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#1 kenh3497 Sep 29, 2012 08:39 AM

Strip planking
I found this a year or so ago. I had tried strip planking way back in the day and had no success. This article changed everything. It works slick and is not all that time consuming. I would suggest cutting a bunch of strips first so you don't have to stop application to cut each new strip.




#2 discostu956 Sep 29, 2012 06:44 PM

So the strips bend sideways as well to make them butt up properly. Do I have that right?

Or, will they not have to bend, just warp, cause you started with a straight one?

Interesting, makes it look easy

#3 kenh3497 Sep 30, 2012 09:24 AM

The strips are narrow enough to bend sideways. As an example... You start on the right side and ad a strip. Then add one to the left side. By going back and forth the stresses of the layup are equalized and the wood strips are "mixed up" so in the end it is stronger than the original piece of wood.

It took me about 30 minutes to lay up the area behind the firewall of the CAP in my avatar. That is after I figured out how to do it:o That was my first attempt at strip planking. I'm sure it will only get better.


#4 discostu956 Sep 30, 2012 05:51 PM

Cheers. Sounds good. If that took you 30min, it would only take me 3 hours:o

#5 kenh3497 Oct 01, 2012 01:27 PM


Originally Posted by discostu956 (Post 22877003)
Cheers. Sounds good. If that took you 30min, it would only take me 3 hours:o


The first strips took much more time as you need to get them "right". Everything builds off your first lay. The last strip needs some trimming and takes a bit more Time. It really is a fast process ounce you get the hang of it.

Cut your strips first. You can slice up a 3 X 36 sheet in just a couple of minutes. Cut to length, I cut mine a bit long if possible. Then start in with CA. you will be surprised how quick it goes

#6 campbelltf Oct 01, 2012 02:15 PM

I have seen this article once before and need to try this method on a build, but I can't seem to grasp the process for cutting the strips. In the picture on the first page of the article, the edge of the balsa sheet is up against the guide rail of the stripper. Once that plank is cut and removed, I get you can't simply slide the stripper up against the new edge or you'll get a strip like version "C" which is useless. The article says, "turn the main balsa sheet 180 degrees (do not turn it over)." To me that says you spin the sheet as it's lying on the work surface, so the same face facing up stays facing up and you cut the next strip from the opposite edge. But then when you turn the piece 180 degrees again you are right back on the first edge and the strip will look like "C".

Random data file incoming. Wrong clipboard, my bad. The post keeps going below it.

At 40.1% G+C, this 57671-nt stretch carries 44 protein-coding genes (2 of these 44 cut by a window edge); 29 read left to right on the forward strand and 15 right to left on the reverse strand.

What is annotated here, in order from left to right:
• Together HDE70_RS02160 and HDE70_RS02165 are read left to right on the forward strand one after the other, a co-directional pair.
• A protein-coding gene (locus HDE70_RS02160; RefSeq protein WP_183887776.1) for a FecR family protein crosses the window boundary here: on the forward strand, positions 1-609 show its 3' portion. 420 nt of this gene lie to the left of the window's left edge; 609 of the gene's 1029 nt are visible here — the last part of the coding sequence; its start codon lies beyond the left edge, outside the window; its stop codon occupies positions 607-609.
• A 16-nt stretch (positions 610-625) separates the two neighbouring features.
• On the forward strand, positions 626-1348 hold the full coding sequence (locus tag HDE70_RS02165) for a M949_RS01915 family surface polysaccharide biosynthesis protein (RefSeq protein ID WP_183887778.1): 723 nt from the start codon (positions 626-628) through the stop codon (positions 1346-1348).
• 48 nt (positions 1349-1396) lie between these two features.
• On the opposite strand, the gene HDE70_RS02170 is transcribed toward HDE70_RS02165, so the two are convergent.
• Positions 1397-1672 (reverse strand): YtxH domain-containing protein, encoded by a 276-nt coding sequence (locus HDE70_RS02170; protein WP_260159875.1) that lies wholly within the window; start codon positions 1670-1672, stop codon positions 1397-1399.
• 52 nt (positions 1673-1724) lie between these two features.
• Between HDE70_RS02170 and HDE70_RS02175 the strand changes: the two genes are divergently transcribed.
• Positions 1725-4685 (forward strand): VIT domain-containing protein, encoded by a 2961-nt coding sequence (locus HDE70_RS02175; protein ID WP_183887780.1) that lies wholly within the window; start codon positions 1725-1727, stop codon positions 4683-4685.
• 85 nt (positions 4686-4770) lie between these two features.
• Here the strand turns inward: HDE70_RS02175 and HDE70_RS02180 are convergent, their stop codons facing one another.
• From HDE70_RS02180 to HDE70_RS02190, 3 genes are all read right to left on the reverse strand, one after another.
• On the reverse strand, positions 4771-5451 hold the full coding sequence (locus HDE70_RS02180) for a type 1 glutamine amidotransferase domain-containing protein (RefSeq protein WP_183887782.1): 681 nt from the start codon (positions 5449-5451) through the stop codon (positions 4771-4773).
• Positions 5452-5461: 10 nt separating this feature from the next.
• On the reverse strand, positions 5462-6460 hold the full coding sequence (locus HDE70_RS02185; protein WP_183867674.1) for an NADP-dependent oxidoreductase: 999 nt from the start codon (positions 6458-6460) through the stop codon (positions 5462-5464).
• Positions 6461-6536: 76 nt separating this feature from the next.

The only thing I can think of is when you turn the balsa 180 degrees, you keep cutting on the same edge and actually have the stripper sitting on the balsa sheet instead of on the work surface. My issue there is you no longer have the edge of the balsa running along the guide rail so you risk not cutting in a straight line.

Or you flip the balsa over so the side of the sheet that was touching the work surface is now facing up and cut on the same edge as the previous cut. This seems like it would result in a piece looking like "A" but the "do not turn it over" statement in the article has me wondering. Any clarification would be great.

#7 kenh3497 Oct 01, 2012 03:16 PM

I think :o:o I "flipped" the sheet end for end. So the right top, is now on the left bottom. Does that make any sense? I'm kind of confused myself now:p

#8 campbelltf Oct 01, 2012 03:35 PM

Sorry for the confusion :o

I think I understand your flip, it sounds like what I meant in my last option. It just seems to contradict the article saying don't turn it over.

I'll give it try tonight and report back.

#9 AndyKunz Oct 01, 2012 03:51 PM

The important thing is to get the two sides angled correctly. Do that and you're ahead.


#10 discostu956 Oct 02, 2012 02:51 AM

I thought that sounded a bit iffy too Campbelltf. You would have to flip rather than turn it around I though

#11 campbelltf Oct 02, 2012 08:37 AM

And that's how it worked. After making the first pass with the balsa stripper and getting a piece that looks like "B" in the article, I flipped the balsa over so the side that had been face down on the work surface was now face up. I then ran the stripper down the edge I had just made with the previous cut. Perfect plank with edges beveled like "A" in the article. Flip the piece back over and repeat. Went quickly from there. I haven't started gluing yet, hopefully tonight.

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